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Boy Scout Hopes to Revitalize Little-Known Westfield Bird Sanctuary

Jackie Lieberman

Wednesday, May 2, 2012 • 11:26am

WESTFIELD, NJ - At the May 1 Westfield council conference meeting, 16-year-old Boy Scout Rahul Nair presented the council with his plan to revitalize the Dunham Avenue Sanctuary for his Eagle Project. The little-known abandoned bird sanctuary takes up about one square mile. Currently in poor condition, the area cannot be used for any purpose other than as a bird sanctuary due to its designation.

“The sanctuary was closed in the 90s due to excessive dirt-biking and vandalism,” explained Nair. The area is also littered with trash, he had told The Alternative Press earlier. Despite the poor conditions, Nair said he had spotted woodpeckers, turtle doves and sparrows in the sanctuary on his visits.

Nair detailed his plan to lead other Boy Scouts in cleaning up garbage, placing logs along sides of paths for better marking and placing additional logs across the paths to deter dirt-biking. He said that he hoped the town would assist him by hauling away trash and providing wood chips for the Scouts to spread around the sanctuary. He is also seeking and expects assistance from the National Audubon Society.

“We can help with the removal of [garbage] and with the woodchips,” responded Town Administrator Jim Gildea, who was familiar with Nair’s project. He added, “We had a long discussion about this, how it does border residential property, so we’re not looking to make this a heavily trafficked area.”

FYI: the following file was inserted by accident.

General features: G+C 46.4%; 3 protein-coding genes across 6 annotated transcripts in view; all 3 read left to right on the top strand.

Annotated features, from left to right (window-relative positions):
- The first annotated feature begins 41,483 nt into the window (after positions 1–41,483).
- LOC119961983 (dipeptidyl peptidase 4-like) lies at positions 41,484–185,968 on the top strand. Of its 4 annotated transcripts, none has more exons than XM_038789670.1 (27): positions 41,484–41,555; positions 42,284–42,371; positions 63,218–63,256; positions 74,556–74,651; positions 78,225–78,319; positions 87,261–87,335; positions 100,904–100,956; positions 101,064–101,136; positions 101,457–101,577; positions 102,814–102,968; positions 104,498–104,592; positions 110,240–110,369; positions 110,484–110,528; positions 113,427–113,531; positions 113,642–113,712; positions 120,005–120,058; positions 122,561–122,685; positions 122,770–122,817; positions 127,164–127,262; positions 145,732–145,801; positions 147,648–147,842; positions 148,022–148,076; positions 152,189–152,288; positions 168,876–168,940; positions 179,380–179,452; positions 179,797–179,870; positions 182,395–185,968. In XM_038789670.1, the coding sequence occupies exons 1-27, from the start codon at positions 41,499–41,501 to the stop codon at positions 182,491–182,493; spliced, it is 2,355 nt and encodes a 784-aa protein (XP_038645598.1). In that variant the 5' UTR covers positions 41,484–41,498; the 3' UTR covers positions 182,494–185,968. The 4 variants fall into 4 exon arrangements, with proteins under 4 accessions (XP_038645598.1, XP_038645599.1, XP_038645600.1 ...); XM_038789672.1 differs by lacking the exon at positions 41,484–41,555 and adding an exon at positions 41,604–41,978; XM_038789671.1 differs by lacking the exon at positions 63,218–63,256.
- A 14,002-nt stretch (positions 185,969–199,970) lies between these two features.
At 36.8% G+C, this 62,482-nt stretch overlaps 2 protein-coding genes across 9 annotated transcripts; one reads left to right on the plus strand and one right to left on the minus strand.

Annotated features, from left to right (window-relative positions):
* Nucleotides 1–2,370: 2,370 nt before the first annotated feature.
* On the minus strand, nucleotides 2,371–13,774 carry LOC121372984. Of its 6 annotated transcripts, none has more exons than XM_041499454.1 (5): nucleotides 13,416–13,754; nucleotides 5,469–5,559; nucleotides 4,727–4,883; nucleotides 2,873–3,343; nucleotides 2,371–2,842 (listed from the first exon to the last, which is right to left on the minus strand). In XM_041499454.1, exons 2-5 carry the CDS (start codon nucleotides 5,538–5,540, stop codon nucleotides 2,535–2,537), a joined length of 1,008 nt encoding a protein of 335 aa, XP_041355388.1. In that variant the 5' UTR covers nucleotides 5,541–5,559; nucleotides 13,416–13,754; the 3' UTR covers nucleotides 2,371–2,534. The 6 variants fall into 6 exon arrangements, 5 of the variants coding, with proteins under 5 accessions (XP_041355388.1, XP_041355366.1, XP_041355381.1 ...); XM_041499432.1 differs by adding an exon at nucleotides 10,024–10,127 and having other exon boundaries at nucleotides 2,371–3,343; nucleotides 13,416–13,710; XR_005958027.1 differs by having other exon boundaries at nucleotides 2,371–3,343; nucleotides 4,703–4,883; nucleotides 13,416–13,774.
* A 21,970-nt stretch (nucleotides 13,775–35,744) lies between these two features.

Once itis approved by the town and the Eagle Scouts, Nair hopes to begin his project in June and finish by August.

Because the sanctuary is so large and has been left to deteriorate for so long, Nair said he believes that many more Scouts will want to use the area for their own projects, such as removing invasive species of plants and replacing them with native species and adding signage so that visitors can learn about the birds there.

The council gave conditional approval, asking that Nair first present his plan to the Recreation Commission so that they could give their input. “I’m always impressed with the Eagle Scouts that come in,” noted James Foerst, who was acting as mayor that evening while Councilwoman Jo Ann Neylan was unable to attend and Mayor Andy Skibitsky recovered from pneumonia.

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